Community power: sounds great, but how do we do this?

March 21, 2022  

We spoke to TPXimpact’s Claire Hazelgrove about the importance of giving everyone a voice in change and the practical tips to help the public sector embrace community power.

When was the first time, or the most memorable time, that you remember seeing the impact of community power in action?

Claire Hazelgrove: It’s actually the very first thing I got involved with as an activist, which has really shaped everything I’ve done since, and that was the Make Poverty History campaign back in 2005. I remember feeling part of a community of campaigners, of people all around the country, trying to use our voices to make change happen that we really believed in.

The campaign was about dropping the debt, more aid, and trade justice – and the fact I can remember those calls to action so clearly now says a lot about the impact of that campaign.

Being part of that movement – a community of communities really – to say so clearly to the government at the time that “the public will is here and we want you to act” was exciting! And then seeing what happened when the political will was there as well – lives were saved, changed and improved because of that.

The bringing together of community power and political power was quite something. I was still at school back then, so this was before I studied politics, and I remember thinking “I don’t know exactly what this is, but it made a difference and it’s what I want to spend my life doing”. It has shaped everything I’ve done since.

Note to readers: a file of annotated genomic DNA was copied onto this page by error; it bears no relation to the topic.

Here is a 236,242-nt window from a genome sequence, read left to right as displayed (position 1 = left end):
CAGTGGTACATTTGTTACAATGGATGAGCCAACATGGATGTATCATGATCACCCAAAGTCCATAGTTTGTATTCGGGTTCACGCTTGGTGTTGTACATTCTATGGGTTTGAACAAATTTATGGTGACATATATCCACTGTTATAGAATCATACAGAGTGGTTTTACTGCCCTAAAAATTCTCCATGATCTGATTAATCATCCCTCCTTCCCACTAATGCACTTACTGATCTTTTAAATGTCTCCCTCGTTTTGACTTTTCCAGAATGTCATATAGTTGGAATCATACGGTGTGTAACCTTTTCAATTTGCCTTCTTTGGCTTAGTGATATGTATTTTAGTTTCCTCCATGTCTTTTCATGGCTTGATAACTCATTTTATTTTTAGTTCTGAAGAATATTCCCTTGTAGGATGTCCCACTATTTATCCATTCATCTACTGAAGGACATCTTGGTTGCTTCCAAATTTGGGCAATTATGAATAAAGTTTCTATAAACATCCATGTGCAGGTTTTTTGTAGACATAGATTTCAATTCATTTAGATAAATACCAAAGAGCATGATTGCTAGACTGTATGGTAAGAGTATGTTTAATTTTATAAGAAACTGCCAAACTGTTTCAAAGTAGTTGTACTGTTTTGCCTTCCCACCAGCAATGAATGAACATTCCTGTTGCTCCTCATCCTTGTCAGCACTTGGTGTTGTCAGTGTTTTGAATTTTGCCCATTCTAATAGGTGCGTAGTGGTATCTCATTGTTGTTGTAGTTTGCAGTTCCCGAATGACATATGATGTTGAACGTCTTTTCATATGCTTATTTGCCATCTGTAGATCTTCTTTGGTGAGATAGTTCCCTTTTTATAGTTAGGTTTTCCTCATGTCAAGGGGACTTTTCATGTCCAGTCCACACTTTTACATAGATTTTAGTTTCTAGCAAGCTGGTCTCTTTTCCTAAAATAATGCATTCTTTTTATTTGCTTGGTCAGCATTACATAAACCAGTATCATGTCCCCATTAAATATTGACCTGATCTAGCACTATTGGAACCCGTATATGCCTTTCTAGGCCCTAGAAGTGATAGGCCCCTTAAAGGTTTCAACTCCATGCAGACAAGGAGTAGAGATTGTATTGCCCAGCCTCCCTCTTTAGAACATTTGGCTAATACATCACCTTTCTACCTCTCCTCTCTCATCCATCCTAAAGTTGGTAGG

Today, at TPXimpact I lead our work on community and political engagement – probably no coincidence it’s both!

You’re giving a ‘Lightning Talk’ at Stronger Things. What one thing are you hoping people will take away from it?

Claire Hazelgrove: That it is important and possible to put people’s voices at the heart of change, and that there are lots of ways to do it.

Right now, there are tough choices that need to be made in all our communities, such as how to recover from the pandemic locally and how to tackle the climate emergency in the right ways for that area.

The answer to these questions, and many others, won’t be quite the same in any two places, and so it’s important that local people, businesses and other local organisations are heard as these decisions are being made. There are some brilliant and inspiring examples of this out there.

The lightning talk will focus on some of this.

You’re also part of the breakout session, ‘Community power: sounds great, but how do we do this?’ What’s the big idea behind this session and what can people expect to dive into?

Claire Hazelgrove: At TPXimpact, part of our work is supporting councils, community and third sector organisations in engaging with their communities in new and different ways.

We know that people at Stronger Things will be hearing lots about why community power is important, and people who are there probably believe that already. But what we want to do is move from the what and the why to the how.